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When Hernán Cortés learned about the wealthy Aztecs during his exploration trip, he set out to find them. He arrived in Tenochtitlan on November 8, 1519, where he was peacefully greeted by Emperor Montezuma. The peacefulness of his greeting was due to the traditions and customs of the people, but Cortés also later stated the people believed him to be Quetzalcoatl or someone sent by him. Not all historians agree Cortés was telling the truth about this. Whatever the reason for their polite treatment of him, he took advantage of it and took their leader captive, and destroyed their civilization.
Montezuma was concerned because of a number of similarities between the visit of Hernán Cortés and the legends and prophecies of Quetzalcoatl. The most important was that Cortés arrived at the exact year they expected him, a year they called one-reed. He was white skinned and bearded, as their stories had told, and was wealthy, religious, and powerful. Quetzalcoatl had departed in the direction from which Cortés arrived. For this reason, Montezuma needed to be careful about how the man was treated.
Quetzalcoatl was a leader of the ancient Aztecs. It is difficult to sort out what is real and what is fiction in his history, because there was a great blending of both. Some members of the Church of Jesus Christ of Latter-day Saints, including a few leaders, have speculated that he might indeed have been the god the natives were anticipating when the Cortez arrived in their land. This is far less common today than it was in the past.
Complications arise in trying to decide which information is factual and comes to us unchanged by historians, leaders, and clergy. In addition, there were multiple leaders of the civilization with the same name, and stories from one leader were sometimes handed down to others.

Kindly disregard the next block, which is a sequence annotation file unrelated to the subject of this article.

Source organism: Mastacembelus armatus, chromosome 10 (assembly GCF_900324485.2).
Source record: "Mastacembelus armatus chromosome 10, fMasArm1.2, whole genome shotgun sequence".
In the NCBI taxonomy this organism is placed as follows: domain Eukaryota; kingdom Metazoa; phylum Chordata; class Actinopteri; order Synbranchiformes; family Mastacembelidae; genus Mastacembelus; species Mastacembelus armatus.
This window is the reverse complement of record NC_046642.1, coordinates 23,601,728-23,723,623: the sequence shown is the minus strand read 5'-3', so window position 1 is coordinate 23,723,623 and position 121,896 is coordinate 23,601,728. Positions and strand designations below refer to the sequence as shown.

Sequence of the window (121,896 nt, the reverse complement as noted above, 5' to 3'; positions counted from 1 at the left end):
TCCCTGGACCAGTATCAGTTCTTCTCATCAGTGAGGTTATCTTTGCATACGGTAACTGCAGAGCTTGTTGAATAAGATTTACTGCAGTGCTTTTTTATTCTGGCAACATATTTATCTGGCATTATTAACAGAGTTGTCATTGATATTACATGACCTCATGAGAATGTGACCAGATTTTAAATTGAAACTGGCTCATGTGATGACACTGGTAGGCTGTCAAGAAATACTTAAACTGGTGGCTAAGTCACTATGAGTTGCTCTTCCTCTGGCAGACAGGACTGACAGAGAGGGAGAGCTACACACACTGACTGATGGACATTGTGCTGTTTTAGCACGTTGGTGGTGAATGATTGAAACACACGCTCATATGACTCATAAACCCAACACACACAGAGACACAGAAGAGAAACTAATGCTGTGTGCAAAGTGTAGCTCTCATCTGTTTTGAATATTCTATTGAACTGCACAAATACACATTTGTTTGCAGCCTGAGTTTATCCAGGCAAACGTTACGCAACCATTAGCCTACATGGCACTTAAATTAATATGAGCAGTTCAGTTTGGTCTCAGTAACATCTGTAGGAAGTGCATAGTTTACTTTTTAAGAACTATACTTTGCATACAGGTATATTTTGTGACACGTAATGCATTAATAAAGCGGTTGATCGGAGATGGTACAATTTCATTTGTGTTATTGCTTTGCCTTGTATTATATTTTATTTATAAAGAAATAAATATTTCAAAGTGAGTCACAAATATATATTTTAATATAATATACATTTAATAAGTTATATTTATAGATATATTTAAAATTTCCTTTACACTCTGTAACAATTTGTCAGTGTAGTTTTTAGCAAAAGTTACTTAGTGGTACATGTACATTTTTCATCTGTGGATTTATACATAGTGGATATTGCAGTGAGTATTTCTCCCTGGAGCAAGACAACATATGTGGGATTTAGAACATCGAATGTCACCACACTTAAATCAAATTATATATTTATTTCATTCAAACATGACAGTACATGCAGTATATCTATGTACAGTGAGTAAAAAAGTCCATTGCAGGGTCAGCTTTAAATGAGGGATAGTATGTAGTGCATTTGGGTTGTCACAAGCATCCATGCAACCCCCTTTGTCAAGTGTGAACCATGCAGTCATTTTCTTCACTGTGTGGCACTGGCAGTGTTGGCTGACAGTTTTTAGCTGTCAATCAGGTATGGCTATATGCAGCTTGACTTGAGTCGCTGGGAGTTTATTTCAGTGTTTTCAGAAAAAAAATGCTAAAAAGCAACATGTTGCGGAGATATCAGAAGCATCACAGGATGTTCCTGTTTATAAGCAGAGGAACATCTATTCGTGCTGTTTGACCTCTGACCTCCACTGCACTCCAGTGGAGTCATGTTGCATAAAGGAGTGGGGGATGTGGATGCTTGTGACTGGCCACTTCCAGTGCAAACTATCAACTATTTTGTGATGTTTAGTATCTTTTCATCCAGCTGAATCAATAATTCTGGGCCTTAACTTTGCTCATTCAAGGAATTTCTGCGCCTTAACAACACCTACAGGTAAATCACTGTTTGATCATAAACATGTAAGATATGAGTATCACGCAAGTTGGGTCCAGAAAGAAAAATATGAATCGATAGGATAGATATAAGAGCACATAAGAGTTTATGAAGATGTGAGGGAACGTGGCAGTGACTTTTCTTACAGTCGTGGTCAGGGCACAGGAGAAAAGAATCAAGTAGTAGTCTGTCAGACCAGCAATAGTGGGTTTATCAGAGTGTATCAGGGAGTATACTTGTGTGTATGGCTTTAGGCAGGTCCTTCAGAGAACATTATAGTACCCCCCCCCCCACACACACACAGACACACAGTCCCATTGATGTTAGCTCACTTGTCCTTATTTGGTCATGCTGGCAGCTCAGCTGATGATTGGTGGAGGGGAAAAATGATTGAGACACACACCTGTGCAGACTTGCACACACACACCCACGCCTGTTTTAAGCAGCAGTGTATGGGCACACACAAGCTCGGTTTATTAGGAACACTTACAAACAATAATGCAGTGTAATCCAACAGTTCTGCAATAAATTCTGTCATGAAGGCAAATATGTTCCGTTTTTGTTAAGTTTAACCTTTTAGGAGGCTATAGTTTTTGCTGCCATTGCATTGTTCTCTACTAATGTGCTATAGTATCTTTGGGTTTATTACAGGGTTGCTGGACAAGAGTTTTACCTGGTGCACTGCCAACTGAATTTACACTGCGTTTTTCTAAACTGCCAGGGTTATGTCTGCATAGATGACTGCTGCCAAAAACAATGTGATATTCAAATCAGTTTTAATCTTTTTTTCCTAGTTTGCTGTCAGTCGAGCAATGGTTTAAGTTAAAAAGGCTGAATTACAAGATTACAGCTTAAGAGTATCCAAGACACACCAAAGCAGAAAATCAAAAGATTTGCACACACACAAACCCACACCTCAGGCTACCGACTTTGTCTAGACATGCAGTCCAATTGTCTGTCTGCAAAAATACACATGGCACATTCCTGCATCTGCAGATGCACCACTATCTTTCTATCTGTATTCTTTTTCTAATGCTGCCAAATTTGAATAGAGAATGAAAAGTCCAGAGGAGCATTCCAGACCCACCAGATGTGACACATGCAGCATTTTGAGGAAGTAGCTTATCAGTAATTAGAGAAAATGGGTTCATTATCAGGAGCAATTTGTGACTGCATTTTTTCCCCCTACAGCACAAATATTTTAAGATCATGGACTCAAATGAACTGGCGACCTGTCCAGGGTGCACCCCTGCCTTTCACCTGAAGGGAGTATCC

Rulers often associated themselves with a previous powerful leader to enhance their own reputations, and added to the legends or took those legends on themselves. Religious clergy, in later years, blended Biblical tales into native stories, such as stories similar to the Tower of Babel or the parting of the Red Sea.
The name Quetzalcoatl means Feathered Serpant. He is also known as Kukulcan by the Mayans.
Jeff Lindsay’s thoughtful analysis of the evidence includes this connection: “The Mayan rituals encountered by the Spanish included concepts of being reborn, purified, and prepared for the next life, repenting of sins, confession to a priest, white cloth as symbol, and was called with a name that meant "the descent of the god." These remarkable parallels with teachings in the Book of Mormon may be due to the teachings on baptism that Christ gave to his people in the Americas when he ministered to them after His Resurrection (see 3 Nephi 11).” Overlooking the Obvious? Legends of Quetzalcoatl and Ties to the Book of Mormon
Similarities with Christ
- Held by the Aztecs to be a symbol of death and resurrection.
- Created the world in conjunction with his adversary, Tezcatlipoca, who lost his foot in the process.
- (See: Genesis 3:15 and also note that Mormons hold Christ to have created the world.)
- Was considered to be a good being.
- His association with the serpent similar to symbolism used by Moses during the Exodus.
- (See: Numbers 21:9)
- Sometimes worshiped using animal sacrifice.
- Usually held to have opposed human sacrifice.
- "Quetzalcoatl, the Maya Maize God, and Jesus Christ" by Diane E. Wirth
- Quetzalcoatl -- Wikipedia
- Gardner, Brant . "Brant Gardner's Page." frontpage.nmia.com. 3 Feb. 2009 .
- "Hernán Cortés" Wikipedia. 3 Jan. 2009 .
- Lindsay, Jeff. "Overlooking the Obvious? Legends of Quetzalcoatl and Ties to the Book of Mormon ." JeffLindsay.com. 20 July 2004. 3 Jan. 2009 .
- Wood, Michael . "Conquistadors: Cortez." PBS: Conquistadors. 3 Jan. 2009 >.
- Worth, Diane E. . "Quetzalcoatl, the Maya Maize God, and Jesus Christ." Journal of Book of Mormon Studies: Volume - 11, Issue - 1. 3 Jan. 2009 .